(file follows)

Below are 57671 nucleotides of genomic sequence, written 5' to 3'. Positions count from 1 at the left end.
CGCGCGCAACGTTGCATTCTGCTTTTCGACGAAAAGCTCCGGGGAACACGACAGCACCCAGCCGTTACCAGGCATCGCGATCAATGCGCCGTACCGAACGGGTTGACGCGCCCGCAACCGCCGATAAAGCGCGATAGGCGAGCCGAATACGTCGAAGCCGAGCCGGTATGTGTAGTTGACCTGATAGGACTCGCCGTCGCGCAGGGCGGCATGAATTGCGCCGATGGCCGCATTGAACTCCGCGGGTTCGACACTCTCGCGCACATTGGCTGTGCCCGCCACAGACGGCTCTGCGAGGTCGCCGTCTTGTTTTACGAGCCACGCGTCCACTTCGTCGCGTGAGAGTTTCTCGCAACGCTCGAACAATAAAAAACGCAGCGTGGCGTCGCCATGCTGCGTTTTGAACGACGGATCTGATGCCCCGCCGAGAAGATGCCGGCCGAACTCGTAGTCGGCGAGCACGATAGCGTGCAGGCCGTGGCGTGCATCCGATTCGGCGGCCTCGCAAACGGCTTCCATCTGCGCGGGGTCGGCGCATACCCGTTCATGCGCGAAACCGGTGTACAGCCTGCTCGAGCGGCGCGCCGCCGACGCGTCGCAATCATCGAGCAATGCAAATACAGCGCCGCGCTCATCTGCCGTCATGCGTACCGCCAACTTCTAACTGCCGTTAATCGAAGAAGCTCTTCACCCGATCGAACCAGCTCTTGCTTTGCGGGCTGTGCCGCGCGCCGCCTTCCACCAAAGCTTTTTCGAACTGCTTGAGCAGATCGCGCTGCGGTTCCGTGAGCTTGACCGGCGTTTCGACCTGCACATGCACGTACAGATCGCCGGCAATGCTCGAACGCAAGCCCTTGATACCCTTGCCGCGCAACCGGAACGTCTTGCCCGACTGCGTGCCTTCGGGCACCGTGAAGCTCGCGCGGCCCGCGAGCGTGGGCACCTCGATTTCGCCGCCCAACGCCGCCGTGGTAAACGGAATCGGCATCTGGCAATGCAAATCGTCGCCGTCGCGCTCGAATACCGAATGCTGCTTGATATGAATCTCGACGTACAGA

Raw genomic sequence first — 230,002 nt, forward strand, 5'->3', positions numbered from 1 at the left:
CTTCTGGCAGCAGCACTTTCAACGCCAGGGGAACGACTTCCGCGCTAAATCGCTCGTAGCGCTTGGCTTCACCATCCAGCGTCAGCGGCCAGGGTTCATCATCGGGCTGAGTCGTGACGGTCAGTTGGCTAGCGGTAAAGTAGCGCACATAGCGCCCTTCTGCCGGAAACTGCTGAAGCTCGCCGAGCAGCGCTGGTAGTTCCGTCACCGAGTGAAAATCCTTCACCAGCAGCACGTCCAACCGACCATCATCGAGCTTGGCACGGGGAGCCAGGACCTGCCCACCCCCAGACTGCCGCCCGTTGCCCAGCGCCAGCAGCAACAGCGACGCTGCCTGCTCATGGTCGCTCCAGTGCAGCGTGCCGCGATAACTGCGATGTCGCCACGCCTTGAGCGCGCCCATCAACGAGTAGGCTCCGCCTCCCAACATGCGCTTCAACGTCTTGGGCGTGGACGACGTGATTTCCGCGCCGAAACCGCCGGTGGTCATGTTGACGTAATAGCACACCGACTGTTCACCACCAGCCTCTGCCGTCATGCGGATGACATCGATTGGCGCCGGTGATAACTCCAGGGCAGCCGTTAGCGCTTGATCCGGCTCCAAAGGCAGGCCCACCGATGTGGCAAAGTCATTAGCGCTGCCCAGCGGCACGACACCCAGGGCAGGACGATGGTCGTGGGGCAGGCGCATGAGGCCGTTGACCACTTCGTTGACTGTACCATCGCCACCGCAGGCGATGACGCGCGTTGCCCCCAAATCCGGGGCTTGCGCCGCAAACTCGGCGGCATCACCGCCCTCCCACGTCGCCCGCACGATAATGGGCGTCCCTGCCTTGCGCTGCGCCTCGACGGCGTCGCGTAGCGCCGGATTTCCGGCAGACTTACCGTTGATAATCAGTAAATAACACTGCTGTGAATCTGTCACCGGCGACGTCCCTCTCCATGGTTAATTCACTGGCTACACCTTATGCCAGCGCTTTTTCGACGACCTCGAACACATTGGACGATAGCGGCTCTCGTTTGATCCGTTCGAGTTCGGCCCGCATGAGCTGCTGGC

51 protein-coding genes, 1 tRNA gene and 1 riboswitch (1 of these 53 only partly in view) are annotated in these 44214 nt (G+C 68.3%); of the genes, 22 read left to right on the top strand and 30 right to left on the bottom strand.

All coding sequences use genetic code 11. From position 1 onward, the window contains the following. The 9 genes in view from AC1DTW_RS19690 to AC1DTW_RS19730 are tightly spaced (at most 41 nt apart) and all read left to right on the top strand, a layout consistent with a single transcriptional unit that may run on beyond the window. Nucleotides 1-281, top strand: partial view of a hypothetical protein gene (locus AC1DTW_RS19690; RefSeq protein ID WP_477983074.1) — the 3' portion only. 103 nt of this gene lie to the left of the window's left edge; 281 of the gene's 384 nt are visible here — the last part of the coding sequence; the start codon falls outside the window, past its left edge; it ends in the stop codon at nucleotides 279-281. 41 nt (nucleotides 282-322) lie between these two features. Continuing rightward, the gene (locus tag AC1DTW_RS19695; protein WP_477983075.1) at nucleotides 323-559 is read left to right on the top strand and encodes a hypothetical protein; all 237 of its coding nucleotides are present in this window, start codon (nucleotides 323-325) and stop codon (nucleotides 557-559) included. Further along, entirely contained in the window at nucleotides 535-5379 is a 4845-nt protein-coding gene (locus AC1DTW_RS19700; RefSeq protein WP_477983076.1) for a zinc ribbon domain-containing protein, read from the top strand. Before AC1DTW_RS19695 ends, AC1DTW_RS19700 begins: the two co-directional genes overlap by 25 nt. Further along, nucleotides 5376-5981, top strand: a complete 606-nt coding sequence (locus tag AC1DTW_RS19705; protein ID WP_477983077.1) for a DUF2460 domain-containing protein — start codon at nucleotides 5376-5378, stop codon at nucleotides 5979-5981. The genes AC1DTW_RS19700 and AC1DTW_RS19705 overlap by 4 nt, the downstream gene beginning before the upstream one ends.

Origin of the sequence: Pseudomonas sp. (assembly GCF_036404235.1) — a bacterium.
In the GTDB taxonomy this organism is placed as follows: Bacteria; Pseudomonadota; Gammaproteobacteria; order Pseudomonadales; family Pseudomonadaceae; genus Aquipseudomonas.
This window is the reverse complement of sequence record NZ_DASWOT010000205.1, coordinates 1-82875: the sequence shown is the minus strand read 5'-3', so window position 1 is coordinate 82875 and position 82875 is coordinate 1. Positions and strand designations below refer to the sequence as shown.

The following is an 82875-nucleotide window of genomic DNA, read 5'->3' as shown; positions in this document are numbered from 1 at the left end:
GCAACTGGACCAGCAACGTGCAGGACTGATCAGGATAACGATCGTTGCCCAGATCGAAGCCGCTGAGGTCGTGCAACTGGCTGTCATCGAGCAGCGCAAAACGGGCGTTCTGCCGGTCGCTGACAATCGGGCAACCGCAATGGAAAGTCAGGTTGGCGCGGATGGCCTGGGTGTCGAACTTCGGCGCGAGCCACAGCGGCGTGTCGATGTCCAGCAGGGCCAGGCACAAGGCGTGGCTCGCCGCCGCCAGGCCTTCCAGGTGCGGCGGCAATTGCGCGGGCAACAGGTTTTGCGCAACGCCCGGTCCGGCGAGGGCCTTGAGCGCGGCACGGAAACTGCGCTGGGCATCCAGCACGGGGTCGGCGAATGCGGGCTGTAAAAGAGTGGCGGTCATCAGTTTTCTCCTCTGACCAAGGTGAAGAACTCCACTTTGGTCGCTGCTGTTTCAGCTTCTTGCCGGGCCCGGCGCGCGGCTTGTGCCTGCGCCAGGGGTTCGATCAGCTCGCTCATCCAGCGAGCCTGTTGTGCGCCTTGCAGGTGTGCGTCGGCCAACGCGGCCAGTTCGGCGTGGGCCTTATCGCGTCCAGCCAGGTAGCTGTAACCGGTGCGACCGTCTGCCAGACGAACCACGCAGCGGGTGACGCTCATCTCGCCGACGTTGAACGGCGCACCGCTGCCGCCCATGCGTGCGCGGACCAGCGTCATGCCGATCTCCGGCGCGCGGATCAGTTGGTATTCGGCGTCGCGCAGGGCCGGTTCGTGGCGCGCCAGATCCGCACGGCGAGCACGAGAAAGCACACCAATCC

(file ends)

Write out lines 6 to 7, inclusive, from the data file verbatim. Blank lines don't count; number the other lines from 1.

All coding sequences use genetic code 11. From position 1 onward, the window contains the following. The 9 genes in view from AC1DTW_RS19690 to AC1DTW_RS19730 are tightly spaced (at most 41 nt apart) and all read left to right on the top strand, a layout consistent with a single transcriptional unit that may run on beyond the window. Nucleotides 1-281, top strand: partial view of a hypothetical protein gene (locus AC1DTW_RS19690; RefSeq protein ID WP_477983074.1) — the 3' portion only. 103 nt of this gene lie to the left of the window's left edge; 281 of the gene's 384 nt are visible here — the last part of the coding sequence; the start codon falls outside the window, past its left edge; it ends in the stop codon at nucleotides 279-281. 41 nt (nucleotides 282-322) lie between these two features. Continuing rightward, the gene (locus tag AC1DTW_RS19695; protein WP_477983075.1) at nucleotides 323-559 is read left to right on the top strand and encodes a hypothetical protein; all 237 of its coding nucleotides are present in this window, start codon (nucleotides 323-325) and stop codon (nucleotides 557-559) included. Further along, entirely contained in the window at nucleotides 535-5379 is a 4845-nt protein-coding gene (locus AC1DTW_RS19700; RefSeq protein WP_477983076.1) for a zinc ribbon domain-containing protein, read from the top strand. Before AC1DTW_RS19695 ends, AC1DTW_RS19700 begins: the two co-directional genes overlap by 25 nt. Further along, nucleotides 5376-5981, top strand: a complete 606-nt coding sequence (locus tag AC1DTW_RS19705; protein ID WP_477983077.1) for a DUF2460 domain-containing protein — start codon at nucleotides 5376-5378, stop codon at nucleotides 5979-5981. The genes AC1DTW_RS19700 and AC1DTW_RS19705 overlap by 4 nt, the downstream gene beginning before the upstream one ends.

Origin of the sequence: Pseudomonas sp. (assembly GCF_036404235.1) — a bacterium.